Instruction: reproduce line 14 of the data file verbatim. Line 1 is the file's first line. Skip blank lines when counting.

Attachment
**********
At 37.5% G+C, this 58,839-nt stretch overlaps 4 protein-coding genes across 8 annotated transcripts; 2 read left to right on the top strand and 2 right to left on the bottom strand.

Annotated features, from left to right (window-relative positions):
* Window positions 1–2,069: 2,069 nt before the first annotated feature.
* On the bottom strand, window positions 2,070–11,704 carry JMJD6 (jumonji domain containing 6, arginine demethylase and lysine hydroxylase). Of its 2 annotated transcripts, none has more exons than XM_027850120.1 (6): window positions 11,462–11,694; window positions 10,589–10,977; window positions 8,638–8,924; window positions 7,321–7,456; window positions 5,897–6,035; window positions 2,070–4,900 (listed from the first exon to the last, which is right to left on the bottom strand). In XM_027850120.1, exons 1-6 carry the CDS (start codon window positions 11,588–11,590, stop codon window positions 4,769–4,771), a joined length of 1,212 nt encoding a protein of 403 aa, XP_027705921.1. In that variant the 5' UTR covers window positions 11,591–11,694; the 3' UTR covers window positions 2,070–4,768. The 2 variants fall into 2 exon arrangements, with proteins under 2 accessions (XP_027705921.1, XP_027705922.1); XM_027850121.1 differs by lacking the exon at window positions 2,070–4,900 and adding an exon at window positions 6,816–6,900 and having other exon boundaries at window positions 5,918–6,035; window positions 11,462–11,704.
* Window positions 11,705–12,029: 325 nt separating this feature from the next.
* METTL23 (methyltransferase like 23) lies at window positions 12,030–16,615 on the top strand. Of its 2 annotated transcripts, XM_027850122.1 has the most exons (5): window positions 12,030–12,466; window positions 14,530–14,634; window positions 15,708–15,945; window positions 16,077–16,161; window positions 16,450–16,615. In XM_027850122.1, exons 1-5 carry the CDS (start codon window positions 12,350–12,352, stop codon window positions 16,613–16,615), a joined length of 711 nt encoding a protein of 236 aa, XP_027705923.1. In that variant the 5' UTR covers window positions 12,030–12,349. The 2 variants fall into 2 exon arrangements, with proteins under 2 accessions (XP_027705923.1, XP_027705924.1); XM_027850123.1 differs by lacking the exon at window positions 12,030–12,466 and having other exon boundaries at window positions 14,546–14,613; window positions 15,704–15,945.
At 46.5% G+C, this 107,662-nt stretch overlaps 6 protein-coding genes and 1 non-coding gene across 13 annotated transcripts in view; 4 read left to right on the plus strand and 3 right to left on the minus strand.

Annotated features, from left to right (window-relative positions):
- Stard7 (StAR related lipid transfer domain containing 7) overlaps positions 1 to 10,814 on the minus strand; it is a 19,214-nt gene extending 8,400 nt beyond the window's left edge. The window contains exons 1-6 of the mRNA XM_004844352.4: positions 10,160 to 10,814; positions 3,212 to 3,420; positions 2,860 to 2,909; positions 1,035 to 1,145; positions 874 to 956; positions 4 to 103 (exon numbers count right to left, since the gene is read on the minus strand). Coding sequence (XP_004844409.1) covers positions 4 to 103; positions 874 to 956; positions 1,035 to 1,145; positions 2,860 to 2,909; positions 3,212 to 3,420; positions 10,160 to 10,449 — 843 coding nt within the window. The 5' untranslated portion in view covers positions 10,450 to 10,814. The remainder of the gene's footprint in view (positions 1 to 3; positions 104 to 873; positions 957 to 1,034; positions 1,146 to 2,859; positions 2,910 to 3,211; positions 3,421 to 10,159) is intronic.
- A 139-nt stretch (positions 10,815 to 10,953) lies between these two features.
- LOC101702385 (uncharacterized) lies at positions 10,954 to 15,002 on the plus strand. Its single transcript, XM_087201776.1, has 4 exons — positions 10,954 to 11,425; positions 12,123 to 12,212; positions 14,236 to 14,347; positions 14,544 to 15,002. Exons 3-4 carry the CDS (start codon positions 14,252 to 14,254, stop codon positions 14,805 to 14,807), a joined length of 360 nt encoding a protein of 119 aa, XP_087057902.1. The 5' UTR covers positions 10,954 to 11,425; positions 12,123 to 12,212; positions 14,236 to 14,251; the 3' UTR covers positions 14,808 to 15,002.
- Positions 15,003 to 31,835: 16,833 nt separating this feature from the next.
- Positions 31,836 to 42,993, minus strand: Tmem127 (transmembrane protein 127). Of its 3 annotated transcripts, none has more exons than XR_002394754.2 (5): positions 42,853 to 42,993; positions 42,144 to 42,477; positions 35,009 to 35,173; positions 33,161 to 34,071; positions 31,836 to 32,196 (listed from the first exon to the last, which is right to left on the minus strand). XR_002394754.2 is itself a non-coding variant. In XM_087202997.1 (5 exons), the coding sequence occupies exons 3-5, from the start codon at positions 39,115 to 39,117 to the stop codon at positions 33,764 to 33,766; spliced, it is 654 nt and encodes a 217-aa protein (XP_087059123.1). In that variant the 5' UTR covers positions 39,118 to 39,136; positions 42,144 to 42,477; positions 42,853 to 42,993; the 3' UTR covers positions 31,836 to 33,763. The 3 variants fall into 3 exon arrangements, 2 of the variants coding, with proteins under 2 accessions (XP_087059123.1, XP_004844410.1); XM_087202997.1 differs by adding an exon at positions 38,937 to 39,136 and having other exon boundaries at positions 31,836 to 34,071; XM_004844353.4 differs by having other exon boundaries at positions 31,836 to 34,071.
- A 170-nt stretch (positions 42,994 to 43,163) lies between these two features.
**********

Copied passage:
- A 170-nt stretch (positions 42,994 to 43,163) lies between these two features.